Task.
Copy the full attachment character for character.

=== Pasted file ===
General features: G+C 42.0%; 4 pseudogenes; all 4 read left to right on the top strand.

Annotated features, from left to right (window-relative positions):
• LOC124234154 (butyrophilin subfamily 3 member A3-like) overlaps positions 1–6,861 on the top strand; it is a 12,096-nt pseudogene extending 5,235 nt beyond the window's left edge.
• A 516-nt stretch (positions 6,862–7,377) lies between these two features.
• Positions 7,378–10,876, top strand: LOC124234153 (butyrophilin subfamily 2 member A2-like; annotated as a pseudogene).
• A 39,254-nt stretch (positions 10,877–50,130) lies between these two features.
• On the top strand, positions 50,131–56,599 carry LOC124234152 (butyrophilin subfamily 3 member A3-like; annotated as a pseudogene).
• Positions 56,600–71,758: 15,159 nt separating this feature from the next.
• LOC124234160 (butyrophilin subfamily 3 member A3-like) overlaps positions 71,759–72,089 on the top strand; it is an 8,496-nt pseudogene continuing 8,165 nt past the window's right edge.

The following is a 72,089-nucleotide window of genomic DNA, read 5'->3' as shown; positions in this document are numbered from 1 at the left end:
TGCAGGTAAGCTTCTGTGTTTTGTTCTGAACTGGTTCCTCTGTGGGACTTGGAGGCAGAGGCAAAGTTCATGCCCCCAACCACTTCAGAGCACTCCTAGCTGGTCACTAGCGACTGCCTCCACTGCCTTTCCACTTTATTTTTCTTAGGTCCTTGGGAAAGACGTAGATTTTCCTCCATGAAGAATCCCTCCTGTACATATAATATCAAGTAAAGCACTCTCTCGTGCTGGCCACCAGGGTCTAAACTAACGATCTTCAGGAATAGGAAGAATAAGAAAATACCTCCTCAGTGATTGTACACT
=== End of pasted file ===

General features: G+C 42.0%; 4 pseudogenes; all 4 read left to right on the top strand.

Annotated features, from left to right (window-relative positions):
• LOC124234154 (butyrophilin subfamily 3 member A3-like) overlaps positions 1–6,861 on the top strand; it is a 12,096-nt pseudogene extending 5,235 nt beyond the window's left edge.
• A 516-nt stretch (positions 6,862–7,377) lies between these two features.
• Positions 7,378–10,876, top strand: LOC124234153 (butyrophilin subfamily 2 member A2-like; annotated as a pseudogene).
• A 39,254-nt stretch (positions 10,877–50,130) lies between these two features.
• On the top strand, positions 50,131–56,599 carry LOC124234152 (butyrophilin subfamily 3 member A3-like; annotated as a pseudogene).
• Positions 56,600–71,758: 15,159 nt separating this feature from the next.
• LOC124234160 (butyrophilin subfamily 3 member A3-like) overlaps positions 71,759–72,089 on the top strand; it is an 8,496-nt pseudogene continuing 8,165 nt past the window's right edge.

The following is a 72,089-nucleotide window of genomic DNA, read 5'->3' as shown; positions in this document are numbered from 1 at the left end:
TGCAGGTAAGCTTCTGTGTTTTGTTCTGAACTGGTTCCTCTGTGGGACTTGGAGGCAGAGGCAAAGTTCATGCCCCCAACCACTTCAGAGCACTCCTAGCTGGTCACTAGCGACTGCCTCCACTGCCTTTCCACTTTATTTTTCTTAGGTCCTTGGGAAAGACGTAGATTTTCCTCCATGAAGAATCCCTCCTGTACATATAATATCAAGTAAAGCACTCTCTCGTGCTGGCCACCAGGGTCTAAACTAACGATCTTCAGGAATAGGAAGAATAAGAAAATACCTCCTCAGTGATTGTACACT